# Statistical Analysis Software [closed]

I am a psychology student at UCF. I intend to pursue a master's degree in industrial and organizational psychology. We use SPSS in the psychology department. How prevalent is SPSS used in offices? Would learning other statistical software packages like SAS be more helpful? Which statistical software packages are used most often in offices?

## closed as primarily opinion-based by Michael Chernick, kjetil b halvorsen, Robert Long, whuber♦Jan 17 at 14:13

Many good questions generate some degree of opinion based on expert experience, but answers to this question will tend to be almost entirely based on opinions, rather than facts, references, or specific expertise. If this question can be reworded to fit the rules in the help center, please edit the question.

• What do you mean by offices? Industry? If so, it's heavily sector dependent and potentially even depends on the application (e.g. analytics, ML, DL etc.). E.g. certain regulated industries have a long tradition of using SAS, but I guess in most places R and python are gaining ground nowadays. – Björn Jan 17 at 6:35
• In an international forum I wouldn’t assume that people know what UCF means, I don’t think it affects the answer to your question much, but if you mean “in my country”, you should say what it is, as software preferences vary nationally, as well as by disciplines. – Nick Cox Jan 17 at 8:01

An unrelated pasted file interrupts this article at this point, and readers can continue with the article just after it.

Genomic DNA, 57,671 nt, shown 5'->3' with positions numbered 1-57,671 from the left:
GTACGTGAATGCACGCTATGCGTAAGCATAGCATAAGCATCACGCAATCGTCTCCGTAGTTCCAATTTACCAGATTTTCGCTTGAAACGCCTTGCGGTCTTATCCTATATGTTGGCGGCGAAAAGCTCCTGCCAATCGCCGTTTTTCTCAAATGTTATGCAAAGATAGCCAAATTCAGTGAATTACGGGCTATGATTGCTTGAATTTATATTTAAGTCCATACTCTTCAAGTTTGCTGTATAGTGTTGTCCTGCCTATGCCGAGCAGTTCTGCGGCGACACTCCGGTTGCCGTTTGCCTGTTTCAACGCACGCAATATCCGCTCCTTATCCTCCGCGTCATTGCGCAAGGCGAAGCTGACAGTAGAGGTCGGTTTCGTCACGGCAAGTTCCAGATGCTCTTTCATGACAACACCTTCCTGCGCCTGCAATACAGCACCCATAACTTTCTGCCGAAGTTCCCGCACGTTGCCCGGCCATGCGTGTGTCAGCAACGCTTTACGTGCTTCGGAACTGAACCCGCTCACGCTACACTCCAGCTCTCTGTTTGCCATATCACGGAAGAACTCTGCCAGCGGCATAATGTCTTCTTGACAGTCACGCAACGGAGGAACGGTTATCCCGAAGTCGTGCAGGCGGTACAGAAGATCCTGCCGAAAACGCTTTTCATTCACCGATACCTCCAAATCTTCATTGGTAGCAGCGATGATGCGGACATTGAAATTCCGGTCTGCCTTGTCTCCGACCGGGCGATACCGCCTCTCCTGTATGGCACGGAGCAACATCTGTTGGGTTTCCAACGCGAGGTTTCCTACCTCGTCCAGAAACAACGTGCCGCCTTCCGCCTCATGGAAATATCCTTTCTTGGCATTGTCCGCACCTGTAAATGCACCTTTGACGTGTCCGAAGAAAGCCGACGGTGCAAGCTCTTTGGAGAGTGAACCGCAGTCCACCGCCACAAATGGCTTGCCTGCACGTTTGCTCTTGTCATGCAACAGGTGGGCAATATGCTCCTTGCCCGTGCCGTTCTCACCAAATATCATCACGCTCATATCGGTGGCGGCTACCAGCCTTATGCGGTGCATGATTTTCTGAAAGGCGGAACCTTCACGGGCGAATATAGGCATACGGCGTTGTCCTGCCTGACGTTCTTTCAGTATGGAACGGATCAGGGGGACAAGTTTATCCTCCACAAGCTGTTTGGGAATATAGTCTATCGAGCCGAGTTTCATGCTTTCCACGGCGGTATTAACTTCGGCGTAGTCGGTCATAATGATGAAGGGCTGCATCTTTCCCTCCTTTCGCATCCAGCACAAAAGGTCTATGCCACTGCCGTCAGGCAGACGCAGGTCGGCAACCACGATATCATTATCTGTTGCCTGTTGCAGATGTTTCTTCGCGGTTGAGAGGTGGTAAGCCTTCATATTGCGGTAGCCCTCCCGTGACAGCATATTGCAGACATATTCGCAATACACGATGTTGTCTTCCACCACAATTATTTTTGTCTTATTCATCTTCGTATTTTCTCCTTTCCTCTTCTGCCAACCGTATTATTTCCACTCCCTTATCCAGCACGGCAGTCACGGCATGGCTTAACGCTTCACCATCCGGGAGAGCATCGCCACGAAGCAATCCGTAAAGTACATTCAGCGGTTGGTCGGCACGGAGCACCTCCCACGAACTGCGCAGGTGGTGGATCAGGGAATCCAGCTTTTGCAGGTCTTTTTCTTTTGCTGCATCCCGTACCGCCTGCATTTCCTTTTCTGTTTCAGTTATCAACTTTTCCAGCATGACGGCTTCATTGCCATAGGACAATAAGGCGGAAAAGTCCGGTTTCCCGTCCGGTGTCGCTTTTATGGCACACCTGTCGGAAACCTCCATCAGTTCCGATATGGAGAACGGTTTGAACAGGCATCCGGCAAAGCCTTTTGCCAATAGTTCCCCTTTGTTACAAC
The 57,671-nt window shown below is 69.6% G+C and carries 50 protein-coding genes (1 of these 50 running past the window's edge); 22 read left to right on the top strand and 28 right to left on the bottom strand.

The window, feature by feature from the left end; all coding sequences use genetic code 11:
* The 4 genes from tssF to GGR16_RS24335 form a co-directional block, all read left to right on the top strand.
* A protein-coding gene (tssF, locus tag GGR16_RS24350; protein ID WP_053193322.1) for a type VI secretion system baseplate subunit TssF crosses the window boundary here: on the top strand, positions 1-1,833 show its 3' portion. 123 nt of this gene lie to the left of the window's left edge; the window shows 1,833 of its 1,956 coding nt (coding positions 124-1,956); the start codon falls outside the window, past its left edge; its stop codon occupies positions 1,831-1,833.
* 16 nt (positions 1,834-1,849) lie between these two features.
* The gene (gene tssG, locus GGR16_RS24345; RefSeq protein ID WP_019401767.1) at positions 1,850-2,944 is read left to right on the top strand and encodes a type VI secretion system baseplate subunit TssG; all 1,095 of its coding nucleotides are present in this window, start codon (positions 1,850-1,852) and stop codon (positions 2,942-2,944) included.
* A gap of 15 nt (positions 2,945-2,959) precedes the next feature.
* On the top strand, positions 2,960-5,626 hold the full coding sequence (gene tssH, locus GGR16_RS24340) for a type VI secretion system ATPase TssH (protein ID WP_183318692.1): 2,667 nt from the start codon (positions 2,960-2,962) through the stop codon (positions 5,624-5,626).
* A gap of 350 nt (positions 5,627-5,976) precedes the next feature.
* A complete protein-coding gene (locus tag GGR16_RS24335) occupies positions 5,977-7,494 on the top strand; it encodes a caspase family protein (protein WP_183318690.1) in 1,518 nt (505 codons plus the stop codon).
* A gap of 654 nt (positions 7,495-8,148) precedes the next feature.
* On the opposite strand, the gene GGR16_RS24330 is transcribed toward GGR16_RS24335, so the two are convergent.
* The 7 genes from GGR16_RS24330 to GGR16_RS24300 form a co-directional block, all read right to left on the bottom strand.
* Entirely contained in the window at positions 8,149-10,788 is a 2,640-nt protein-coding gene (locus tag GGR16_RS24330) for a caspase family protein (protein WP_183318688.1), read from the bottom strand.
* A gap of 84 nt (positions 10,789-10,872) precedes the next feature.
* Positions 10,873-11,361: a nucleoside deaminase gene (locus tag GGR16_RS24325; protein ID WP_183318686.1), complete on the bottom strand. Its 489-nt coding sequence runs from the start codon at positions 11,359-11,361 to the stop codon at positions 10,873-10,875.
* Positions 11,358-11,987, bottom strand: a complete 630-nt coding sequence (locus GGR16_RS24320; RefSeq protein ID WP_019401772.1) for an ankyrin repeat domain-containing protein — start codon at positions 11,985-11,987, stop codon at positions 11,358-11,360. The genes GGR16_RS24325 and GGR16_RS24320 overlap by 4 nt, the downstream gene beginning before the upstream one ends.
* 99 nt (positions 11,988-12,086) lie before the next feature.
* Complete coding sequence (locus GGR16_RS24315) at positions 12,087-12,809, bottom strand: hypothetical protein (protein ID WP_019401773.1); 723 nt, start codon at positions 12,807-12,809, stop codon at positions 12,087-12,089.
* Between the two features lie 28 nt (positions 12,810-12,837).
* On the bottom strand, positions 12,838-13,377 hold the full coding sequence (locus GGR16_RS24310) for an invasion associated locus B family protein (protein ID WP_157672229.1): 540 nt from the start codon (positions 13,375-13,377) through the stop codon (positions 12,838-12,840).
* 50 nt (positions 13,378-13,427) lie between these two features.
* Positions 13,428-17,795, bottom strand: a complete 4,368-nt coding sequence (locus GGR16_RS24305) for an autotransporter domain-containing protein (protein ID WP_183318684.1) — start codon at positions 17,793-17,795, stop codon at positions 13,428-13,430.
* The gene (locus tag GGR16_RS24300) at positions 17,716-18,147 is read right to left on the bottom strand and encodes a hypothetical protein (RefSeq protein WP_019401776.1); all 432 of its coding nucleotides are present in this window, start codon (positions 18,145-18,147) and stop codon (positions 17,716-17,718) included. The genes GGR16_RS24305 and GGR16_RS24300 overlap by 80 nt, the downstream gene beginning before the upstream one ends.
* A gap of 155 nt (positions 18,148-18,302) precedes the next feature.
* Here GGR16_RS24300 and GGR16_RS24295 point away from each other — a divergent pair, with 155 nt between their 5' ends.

• Which offices? What field? What country or region? The answer might be R, Python, SAS, Matlab ..... – Peter Flom Jan 17 at 12:00
• I apologize for the ambiguity in my question. I am a psychology student at the University of Central Florida. I intend to pursue a master's degree in industrial and organizational psychology. I am most interested in jobs with the United States Department of Defense, specifically with the United States Navy in the state of Florida. At the moment, I do not have enough information to specify the application. Ideally, I would like to know which kinds of statistical analysis software are used most often in the United States Department of Defense in Florida. – Edgar Metke Jan 19 at 0:01

R would also be a good thing to know in psychology. You can do everything SPSS does in R. The learning curve is steeper, true. But R forces you far more to actually understand what you are doing, rather than click a couple of buttons whose names sound promising and then hunt through the output for $$p<.05$$, which SPSS tempts you to do.